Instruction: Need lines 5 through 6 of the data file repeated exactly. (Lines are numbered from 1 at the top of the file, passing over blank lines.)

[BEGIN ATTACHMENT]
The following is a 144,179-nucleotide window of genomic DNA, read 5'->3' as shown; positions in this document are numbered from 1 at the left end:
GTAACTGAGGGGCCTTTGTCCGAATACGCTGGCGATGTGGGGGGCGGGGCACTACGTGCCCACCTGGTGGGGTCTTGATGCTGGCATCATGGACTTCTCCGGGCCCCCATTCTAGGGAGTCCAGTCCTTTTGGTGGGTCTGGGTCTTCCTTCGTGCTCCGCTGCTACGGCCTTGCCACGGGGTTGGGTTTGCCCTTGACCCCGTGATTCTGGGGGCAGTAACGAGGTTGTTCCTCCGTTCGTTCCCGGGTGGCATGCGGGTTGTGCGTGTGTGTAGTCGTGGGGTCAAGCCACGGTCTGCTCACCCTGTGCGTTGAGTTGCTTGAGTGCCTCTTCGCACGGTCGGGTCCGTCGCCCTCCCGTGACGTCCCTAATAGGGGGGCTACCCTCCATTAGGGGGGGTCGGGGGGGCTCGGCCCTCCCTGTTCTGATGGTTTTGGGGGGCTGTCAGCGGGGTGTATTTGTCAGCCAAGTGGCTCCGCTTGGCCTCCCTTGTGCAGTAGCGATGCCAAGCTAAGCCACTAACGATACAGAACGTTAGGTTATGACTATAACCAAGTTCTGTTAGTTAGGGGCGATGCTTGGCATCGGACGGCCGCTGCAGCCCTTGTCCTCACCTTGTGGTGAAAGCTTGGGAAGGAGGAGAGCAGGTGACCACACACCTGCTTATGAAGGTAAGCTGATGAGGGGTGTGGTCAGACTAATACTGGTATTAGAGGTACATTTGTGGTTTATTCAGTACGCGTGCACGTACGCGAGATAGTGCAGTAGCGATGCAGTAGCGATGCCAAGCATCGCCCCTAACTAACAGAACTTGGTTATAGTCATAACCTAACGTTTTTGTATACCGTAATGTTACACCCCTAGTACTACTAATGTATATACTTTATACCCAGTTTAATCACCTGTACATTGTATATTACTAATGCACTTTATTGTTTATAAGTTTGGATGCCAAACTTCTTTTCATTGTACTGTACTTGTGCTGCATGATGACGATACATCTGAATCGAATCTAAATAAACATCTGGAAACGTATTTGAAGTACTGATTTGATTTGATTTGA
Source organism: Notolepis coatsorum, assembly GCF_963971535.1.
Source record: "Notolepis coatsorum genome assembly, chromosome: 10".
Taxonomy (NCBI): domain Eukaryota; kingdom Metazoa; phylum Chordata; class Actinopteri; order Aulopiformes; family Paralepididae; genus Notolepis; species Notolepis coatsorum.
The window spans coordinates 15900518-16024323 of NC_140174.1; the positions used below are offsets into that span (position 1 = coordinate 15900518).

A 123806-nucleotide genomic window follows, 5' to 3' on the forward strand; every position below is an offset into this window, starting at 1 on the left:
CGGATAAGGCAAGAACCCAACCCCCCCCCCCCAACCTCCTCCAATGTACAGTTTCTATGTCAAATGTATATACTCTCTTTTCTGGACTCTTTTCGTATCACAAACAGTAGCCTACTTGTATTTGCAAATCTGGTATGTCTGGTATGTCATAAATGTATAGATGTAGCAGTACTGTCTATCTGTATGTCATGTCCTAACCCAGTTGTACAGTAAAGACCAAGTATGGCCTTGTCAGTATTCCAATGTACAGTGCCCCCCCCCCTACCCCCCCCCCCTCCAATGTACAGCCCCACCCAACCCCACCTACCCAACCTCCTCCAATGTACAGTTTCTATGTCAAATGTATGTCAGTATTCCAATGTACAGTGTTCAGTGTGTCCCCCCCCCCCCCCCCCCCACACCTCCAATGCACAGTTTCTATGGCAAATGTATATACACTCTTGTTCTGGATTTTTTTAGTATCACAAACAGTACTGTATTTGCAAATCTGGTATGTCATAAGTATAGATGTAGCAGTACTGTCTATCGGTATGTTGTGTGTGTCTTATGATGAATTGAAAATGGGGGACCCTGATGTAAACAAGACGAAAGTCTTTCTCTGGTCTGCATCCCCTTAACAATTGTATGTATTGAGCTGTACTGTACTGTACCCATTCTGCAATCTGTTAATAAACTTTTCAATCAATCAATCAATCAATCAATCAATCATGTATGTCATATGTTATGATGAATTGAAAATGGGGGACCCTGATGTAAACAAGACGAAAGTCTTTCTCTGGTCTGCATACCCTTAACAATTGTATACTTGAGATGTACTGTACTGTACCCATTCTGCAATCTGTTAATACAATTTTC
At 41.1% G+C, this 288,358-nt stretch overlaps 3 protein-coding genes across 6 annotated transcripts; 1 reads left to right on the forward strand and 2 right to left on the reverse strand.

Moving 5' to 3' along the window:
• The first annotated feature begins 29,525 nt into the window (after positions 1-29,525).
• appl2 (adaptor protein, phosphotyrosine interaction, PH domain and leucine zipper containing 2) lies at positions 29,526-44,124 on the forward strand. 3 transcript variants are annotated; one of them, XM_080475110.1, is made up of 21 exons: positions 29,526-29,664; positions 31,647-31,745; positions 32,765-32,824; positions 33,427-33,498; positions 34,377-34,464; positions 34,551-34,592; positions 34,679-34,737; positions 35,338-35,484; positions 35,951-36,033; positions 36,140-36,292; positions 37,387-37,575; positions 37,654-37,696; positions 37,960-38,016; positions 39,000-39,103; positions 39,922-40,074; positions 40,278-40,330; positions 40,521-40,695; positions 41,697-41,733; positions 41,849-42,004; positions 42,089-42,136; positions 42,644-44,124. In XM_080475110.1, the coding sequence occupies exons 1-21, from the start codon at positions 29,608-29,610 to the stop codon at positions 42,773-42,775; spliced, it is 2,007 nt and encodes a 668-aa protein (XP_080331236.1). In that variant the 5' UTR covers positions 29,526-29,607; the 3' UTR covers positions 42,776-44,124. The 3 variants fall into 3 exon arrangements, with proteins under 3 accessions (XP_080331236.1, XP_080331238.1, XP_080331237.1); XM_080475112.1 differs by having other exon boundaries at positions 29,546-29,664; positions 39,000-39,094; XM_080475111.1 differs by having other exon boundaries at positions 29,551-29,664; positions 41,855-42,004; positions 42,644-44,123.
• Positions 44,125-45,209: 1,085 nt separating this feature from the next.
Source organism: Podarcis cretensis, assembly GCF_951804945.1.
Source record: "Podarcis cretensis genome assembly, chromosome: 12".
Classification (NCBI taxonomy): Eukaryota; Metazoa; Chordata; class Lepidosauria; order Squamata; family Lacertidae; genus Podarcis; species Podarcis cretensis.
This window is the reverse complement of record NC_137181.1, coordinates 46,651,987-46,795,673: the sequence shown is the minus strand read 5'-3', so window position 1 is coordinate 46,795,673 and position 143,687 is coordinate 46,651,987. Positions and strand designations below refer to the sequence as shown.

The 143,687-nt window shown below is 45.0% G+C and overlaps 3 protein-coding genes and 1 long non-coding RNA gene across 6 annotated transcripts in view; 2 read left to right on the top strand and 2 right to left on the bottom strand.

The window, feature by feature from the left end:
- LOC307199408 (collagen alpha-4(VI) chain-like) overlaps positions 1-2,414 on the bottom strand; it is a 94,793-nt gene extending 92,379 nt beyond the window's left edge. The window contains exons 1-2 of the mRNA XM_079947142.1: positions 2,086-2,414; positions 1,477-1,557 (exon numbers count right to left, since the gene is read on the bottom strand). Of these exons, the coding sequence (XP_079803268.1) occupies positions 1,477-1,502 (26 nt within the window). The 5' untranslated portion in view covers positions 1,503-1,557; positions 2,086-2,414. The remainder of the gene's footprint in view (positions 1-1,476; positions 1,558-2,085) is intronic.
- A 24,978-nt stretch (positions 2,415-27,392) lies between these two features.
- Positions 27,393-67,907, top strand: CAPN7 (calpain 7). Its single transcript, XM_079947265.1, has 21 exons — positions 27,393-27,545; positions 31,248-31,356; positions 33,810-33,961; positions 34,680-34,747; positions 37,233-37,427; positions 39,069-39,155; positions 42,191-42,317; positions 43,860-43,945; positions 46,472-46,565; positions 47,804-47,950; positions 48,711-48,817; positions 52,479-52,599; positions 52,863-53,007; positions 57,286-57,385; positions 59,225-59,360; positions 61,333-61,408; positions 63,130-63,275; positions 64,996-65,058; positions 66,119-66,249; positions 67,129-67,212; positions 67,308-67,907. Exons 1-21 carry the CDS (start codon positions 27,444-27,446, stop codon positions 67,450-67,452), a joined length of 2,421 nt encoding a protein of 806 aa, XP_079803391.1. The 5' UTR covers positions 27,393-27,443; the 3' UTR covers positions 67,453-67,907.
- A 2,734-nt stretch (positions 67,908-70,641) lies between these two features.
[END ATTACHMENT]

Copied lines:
Taxonomy (NCBI): domain Eukaryota; kingdom Metazoa; phylum Chordata; class Actinopteri; order Aulopiformes; family Paralepididae; genus Notolepis; species Notolepis coatsorum.
The window spans coordinates 15900518-16024323 of NC_140174.1; the positions used below are offsets into that span (position 1 = coordinate 15900518).